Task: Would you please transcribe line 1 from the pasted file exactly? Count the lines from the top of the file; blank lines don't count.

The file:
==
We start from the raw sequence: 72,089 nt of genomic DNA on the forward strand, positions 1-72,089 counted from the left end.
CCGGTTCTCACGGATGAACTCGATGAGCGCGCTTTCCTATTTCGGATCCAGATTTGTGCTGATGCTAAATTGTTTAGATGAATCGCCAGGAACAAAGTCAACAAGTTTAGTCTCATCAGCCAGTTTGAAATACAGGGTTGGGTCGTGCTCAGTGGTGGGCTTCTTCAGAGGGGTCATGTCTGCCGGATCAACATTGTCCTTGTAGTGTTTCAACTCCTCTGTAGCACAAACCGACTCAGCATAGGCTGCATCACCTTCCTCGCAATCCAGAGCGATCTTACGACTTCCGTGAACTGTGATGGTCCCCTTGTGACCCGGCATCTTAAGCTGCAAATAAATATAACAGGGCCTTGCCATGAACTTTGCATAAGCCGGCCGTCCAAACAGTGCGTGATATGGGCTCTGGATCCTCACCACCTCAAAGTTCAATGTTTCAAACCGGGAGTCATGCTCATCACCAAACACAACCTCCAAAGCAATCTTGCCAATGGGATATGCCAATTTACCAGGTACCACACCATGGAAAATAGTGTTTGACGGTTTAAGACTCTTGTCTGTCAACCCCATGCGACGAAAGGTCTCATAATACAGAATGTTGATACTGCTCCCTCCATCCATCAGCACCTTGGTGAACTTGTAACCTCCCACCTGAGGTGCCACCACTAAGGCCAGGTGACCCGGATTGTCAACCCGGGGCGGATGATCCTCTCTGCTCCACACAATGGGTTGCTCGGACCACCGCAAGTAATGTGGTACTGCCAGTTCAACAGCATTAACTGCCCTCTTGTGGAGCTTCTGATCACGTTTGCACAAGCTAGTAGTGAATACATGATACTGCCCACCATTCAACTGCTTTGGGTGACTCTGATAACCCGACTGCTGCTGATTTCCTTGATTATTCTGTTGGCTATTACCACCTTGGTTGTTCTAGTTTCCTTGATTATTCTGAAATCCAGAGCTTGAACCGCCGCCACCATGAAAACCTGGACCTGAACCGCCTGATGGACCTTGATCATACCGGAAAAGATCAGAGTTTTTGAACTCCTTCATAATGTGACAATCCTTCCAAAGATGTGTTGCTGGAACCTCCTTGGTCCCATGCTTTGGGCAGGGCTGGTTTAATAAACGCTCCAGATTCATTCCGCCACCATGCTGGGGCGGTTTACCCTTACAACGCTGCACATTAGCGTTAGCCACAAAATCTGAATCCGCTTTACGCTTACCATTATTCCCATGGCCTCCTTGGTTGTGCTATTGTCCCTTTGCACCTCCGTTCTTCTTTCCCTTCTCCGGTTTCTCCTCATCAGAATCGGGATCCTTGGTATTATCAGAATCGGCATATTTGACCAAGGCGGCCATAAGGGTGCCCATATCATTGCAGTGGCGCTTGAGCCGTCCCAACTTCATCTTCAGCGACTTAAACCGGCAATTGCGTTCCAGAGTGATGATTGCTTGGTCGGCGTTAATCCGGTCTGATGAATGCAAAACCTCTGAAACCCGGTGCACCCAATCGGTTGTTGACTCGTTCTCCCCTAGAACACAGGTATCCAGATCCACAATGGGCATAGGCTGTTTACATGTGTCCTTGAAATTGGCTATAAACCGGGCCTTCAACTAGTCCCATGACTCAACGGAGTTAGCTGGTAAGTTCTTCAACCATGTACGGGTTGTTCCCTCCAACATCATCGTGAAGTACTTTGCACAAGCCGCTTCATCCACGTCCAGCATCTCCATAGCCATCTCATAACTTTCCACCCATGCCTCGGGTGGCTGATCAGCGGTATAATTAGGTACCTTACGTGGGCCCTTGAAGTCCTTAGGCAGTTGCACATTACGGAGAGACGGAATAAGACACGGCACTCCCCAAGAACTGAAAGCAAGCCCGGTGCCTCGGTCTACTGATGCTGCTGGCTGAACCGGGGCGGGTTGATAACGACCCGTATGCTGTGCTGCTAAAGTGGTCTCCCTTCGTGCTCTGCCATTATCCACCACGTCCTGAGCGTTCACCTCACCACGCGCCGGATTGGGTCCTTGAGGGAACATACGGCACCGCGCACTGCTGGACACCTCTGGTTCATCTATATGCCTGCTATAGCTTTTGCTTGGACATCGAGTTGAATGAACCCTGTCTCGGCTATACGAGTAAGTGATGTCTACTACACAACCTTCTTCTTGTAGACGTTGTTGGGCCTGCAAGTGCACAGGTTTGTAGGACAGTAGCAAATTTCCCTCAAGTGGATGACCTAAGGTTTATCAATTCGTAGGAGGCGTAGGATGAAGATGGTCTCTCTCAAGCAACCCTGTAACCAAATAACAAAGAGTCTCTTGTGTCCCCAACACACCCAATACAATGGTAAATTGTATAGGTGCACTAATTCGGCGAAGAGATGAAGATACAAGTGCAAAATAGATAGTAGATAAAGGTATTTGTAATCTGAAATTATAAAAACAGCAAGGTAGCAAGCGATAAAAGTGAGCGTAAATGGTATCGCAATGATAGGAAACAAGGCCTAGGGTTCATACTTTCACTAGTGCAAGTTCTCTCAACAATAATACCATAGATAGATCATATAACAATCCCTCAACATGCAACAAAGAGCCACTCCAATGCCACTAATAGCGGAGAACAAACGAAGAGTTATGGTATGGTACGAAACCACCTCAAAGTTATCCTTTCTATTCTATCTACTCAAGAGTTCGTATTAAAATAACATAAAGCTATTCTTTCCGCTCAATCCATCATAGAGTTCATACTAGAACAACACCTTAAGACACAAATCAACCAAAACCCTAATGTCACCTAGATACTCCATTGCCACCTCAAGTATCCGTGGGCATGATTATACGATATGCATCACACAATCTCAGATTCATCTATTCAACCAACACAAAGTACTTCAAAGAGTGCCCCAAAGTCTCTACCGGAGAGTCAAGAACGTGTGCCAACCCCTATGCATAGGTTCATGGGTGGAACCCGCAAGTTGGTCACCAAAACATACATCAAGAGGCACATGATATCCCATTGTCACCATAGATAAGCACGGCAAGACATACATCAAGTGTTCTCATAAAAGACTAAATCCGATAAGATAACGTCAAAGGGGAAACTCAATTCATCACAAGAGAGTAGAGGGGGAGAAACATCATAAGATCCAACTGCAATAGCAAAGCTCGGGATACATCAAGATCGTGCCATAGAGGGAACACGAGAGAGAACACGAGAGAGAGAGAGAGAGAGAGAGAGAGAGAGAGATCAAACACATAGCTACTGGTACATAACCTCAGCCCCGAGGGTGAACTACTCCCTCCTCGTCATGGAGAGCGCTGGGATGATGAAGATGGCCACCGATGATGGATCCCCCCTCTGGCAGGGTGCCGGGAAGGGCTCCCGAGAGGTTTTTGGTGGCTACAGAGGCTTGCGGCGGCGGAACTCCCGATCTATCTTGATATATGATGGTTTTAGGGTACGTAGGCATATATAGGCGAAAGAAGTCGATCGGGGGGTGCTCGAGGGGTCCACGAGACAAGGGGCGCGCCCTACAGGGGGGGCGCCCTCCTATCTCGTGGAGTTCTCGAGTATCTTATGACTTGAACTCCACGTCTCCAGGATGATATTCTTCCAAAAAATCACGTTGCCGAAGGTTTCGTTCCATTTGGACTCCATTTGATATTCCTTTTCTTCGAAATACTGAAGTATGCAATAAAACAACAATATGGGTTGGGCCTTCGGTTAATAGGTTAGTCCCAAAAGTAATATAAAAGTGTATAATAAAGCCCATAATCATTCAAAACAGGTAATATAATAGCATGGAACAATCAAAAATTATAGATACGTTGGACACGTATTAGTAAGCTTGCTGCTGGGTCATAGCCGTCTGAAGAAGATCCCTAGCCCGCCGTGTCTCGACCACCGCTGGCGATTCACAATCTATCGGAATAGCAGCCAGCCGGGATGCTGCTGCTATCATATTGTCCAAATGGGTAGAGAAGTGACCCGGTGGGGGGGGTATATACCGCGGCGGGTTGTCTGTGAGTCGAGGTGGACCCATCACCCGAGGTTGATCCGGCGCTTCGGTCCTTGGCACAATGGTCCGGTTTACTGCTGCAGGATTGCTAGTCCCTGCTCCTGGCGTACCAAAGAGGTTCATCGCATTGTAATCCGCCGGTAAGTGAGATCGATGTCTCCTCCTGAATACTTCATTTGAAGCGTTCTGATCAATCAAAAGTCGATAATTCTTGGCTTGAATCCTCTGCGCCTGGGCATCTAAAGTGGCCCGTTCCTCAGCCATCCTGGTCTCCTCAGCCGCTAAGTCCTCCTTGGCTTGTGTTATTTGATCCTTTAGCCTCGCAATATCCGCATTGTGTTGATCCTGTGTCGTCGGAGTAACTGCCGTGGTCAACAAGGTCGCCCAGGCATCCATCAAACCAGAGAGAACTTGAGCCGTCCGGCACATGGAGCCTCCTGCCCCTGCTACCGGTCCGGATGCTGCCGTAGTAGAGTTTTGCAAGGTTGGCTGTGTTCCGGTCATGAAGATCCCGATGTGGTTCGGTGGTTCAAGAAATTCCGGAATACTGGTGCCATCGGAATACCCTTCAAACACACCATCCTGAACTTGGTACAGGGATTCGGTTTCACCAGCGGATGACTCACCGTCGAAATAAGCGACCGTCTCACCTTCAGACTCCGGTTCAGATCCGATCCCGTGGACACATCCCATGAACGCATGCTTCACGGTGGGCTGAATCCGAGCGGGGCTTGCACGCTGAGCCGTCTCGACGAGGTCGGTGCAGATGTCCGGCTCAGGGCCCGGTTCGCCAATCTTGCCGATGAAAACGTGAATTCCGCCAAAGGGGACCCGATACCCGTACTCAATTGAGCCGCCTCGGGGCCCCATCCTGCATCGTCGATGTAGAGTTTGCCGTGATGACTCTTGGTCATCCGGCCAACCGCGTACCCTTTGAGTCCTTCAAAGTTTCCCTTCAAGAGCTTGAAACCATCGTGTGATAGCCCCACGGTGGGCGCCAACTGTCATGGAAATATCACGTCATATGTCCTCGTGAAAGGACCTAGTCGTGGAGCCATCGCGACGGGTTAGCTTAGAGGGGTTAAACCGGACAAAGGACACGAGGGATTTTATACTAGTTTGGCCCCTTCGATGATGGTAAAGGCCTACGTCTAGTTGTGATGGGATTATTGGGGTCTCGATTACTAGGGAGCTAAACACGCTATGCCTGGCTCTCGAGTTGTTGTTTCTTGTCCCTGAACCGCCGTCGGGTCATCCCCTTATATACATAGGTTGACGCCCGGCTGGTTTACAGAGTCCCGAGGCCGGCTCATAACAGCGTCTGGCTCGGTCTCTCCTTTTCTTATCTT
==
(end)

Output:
We start from the raw sequence: 72,089 nt of genomic DNA on the forward strand, positions 1-72,089 counted from the left end.